As I was thinking about this question, I realized it can be applied to a fairly great ammount of decisions and choices I made throughout my life. Most of those choices were not even nearly relevant to me to start pondering the question from the title; when it comes to everyday decision-making I tend to act by the motto of: "Yeah, why not?", and that seems to be enough.

But what about "big" life decisions? Let's say I want to pursue a PhD. I mean, who wouldn't want a PhD, right? :D. But do I really want a PhD or does the idea of having a PhD sound cool and good to me? Having my beforementioned "motto" in mind, one could argue that I should certainly pursue a PhD just because it is one of options that life gives me: "A PhD? Well, sure! Why not?". But "why not" logic simply can't be applied to those big life choices. They are not a walk in the park.

Maybe an even better example is this: let's say I decided to pursue a PhD abroad. But do I really want to do a PhD on some pretentious foreign University or does that idea just sound good to me? I mean, it is not like I need to go abroad to earn a PhD. I can make a perfectly good disertation at my home University. But nonetheless, earning a PhD at Cambridge, for example, sounds very appealing.

It came to my mind that a big ammount of my desires stem from my insecurities, too.

I'm confused.

Your thoughts, please

asked 01 May '18, 14:16

Marin's gravatar image

Marin
1.8k530

Hi @Marin here's a very simple test that I use ... if I'm talking myself "into" doing something, trying to find reasons why I should do it, trying to convince myself to do it then it's not for me ... however if I'm talking myself "out" of doing something, searching to find excuses not to do it then it's most certainly for me :)

(22 Jun '19, 02:18) jaz

Hi @jaz even though this approach can't be applied to every situation, it's interesting. I'll definitely give it some thought. Thanks

(22 Jun '19, 04:14) Marin
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ask yourself WHY. WHY do you want to have a PHD? or maybe an easier question - what is your end goal (what are you doing it for?)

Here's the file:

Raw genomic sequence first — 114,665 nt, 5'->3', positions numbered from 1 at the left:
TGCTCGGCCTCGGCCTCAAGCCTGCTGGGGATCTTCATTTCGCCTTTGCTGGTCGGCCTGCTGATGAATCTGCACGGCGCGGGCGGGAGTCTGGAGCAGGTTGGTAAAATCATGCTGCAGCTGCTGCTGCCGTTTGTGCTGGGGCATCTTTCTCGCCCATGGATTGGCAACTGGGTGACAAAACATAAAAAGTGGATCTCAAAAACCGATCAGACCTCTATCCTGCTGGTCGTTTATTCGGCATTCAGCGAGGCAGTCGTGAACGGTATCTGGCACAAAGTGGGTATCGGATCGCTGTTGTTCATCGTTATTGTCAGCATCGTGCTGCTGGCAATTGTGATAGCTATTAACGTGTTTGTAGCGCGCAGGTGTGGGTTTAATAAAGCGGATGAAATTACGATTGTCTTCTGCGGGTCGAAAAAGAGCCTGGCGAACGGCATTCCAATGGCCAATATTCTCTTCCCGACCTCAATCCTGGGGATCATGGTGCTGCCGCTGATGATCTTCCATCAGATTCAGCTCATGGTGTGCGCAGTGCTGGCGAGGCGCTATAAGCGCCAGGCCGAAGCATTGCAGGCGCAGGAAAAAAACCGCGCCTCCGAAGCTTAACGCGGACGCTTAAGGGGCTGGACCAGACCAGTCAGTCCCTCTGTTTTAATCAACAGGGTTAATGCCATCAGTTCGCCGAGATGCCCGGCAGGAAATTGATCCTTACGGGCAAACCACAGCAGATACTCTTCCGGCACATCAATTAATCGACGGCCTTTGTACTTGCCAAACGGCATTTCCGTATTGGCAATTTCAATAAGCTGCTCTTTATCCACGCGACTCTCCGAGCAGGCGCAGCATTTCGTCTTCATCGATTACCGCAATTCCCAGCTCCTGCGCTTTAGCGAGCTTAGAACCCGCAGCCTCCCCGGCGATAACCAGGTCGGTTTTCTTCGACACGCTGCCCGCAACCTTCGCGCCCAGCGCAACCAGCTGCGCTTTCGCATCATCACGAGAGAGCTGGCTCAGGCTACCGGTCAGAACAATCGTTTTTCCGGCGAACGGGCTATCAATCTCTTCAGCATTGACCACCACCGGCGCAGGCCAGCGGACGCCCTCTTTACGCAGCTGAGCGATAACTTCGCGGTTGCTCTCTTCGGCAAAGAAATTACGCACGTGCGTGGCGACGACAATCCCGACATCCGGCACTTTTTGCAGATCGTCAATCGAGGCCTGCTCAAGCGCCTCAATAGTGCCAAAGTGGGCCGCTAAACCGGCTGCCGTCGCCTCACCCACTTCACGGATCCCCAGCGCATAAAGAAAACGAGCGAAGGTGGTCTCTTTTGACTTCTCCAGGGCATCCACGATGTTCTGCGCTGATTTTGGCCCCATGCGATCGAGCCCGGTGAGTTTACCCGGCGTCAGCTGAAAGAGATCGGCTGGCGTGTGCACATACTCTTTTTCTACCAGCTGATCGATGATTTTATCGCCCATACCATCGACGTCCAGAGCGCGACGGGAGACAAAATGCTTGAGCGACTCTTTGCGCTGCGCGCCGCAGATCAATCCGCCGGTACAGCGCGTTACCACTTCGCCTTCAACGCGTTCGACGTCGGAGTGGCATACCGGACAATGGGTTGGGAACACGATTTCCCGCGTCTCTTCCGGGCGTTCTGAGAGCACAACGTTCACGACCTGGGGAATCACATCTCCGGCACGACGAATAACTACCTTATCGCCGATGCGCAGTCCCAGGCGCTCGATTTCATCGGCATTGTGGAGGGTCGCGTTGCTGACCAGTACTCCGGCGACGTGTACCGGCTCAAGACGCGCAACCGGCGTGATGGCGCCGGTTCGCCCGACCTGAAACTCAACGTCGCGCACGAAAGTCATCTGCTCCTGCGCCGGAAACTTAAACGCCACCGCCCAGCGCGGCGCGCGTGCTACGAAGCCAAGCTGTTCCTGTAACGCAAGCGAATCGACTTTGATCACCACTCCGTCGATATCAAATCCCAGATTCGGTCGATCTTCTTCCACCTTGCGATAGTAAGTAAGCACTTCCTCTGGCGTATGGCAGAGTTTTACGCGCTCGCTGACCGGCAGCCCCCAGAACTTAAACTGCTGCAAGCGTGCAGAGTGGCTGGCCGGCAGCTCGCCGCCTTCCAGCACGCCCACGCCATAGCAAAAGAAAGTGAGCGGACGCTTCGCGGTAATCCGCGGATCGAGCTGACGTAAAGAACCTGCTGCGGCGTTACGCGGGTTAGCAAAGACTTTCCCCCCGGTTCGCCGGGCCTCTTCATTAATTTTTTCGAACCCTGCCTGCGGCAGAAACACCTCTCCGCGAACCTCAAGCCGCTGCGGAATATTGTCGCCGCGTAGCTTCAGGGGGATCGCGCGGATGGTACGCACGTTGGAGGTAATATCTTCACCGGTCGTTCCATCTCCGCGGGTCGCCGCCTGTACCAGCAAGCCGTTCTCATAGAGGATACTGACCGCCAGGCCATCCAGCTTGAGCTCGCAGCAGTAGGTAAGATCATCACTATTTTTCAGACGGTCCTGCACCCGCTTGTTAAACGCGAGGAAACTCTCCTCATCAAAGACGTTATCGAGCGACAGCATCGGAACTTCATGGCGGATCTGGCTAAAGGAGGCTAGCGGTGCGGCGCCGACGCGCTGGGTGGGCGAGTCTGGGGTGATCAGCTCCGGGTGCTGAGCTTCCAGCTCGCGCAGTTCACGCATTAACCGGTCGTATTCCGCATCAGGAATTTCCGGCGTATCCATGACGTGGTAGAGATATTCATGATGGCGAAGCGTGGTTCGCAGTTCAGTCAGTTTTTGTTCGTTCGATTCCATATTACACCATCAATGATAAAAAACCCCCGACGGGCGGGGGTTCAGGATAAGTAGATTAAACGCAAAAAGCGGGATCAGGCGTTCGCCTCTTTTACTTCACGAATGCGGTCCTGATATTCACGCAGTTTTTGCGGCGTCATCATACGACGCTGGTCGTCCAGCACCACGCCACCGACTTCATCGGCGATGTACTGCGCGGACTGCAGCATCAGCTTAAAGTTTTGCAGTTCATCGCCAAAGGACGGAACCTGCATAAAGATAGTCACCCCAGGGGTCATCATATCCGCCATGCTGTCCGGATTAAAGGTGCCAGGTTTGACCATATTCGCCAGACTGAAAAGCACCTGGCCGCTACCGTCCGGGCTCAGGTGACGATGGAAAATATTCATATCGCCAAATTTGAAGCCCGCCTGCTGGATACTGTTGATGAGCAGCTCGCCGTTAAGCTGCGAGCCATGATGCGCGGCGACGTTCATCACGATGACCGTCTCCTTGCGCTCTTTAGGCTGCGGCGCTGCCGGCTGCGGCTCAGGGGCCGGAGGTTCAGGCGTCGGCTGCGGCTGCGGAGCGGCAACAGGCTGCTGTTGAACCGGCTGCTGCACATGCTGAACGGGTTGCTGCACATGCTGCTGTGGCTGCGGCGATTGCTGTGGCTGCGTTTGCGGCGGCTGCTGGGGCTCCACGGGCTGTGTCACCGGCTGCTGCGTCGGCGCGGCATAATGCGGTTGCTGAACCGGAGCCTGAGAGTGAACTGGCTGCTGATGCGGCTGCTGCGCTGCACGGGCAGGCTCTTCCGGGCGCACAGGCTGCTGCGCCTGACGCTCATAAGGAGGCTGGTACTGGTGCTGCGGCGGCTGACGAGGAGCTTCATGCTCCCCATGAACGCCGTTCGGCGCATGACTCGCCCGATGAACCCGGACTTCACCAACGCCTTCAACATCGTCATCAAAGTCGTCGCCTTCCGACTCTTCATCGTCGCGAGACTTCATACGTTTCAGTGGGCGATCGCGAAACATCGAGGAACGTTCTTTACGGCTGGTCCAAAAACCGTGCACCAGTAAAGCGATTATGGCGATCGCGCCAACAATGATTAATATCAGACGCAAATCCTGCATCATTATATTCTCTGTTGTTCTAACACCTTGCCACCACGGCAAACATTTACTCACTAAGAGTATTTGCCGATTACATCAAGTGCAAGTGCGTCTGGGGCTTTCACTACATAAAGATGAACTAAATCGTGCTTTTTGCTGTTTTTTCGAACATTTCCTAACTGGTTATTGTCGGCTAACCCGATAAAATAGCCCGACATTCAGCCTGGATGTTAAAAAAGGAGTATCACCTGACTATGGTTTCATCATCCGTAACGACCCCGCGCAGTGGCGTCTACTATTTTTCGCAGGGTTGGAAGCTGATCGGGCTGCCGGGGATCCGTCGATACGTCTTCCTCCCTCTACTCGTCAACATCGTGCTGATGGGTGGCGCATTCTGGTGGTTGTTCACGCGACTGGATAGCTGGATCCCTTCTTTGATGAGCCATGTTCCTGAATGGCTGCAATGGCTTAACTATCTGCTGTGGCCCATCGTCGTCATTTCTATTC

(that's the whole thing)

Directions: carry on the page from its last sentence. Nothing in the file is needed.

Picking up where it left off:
link

answered 01 May '18, 18:40

myself's gravatar image

myself
2.4k117

@myself I just now realized that maybe my dilemma in this question is false! Maybe I don't need to know the answer to this question. I mean, either way, I am obviously attracted to the idea of that something. And maybe one way how to handle this situation would be to simply ask "why?", as you said. That way, maybe I can just list the pros and cons of the thing I want and make a choice from there.

(22 Jun '19, 04:40) Marin

You don't.

But if you like something, it's the closest you have gotten right now to what you want- and that's good enough to work with it.

For example, it used to be really important to me to get a lot of attention from women.

Later I realized that was just a band-aid for a particular set of complexes- and boy were they a relief to get rid of.

Thing is, all this fantasizing about being some kind of universally irresistible superman actually helped. It satisfied the immediate craving for approval, and it represented to me within my belief system at the time what I really wanted: Harmony.

What's interesting is that the harmony started manifesting even while I was still visualizing the band-aid- but I didn't get any inspiration to act on the band-aid, just on the harmony.

link

answered 11 May '18, 03:49

cmc's gravatar image

cmc
3.7k6

@cmc hmm I understand, and it totally makes sense. But it is very risky, I'd say. It can potentially bring much (unneeded?) suffering. For example, this PhD situation - everyone knows that the process of earning a PhD is one of the biggest challenges in one's life - financially, healthwise, social life-wise, etc. Should one really go through all that only to find out that it was actually a band-aid for something else in the end? I'd rather skip all the suffering part, thank you.

(22 Jun '19, 04:27) Marin

Thanks for your contribution, it's definitely very interesting and I see the practical value of it.

(22 Jun '19, 04:29) Marin

@Marin Don't do thing to get more clarity, visualize having done the thing.

(23 Jun '19, 14:35) cmc
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T is more blessed to give than to receive. The Buddhist Monk Matthieu Ricard focused on Loving Others (Altruism) and his brain has high levels of gamma brainwaves and happiness.

Thinking "me, me, me" all the time is selfish and leads to unhappiness and obsession and worries about self.

link

answered 04 Aug '19, 11:38

arpgme's gravatar image

arpgme
4.6k227

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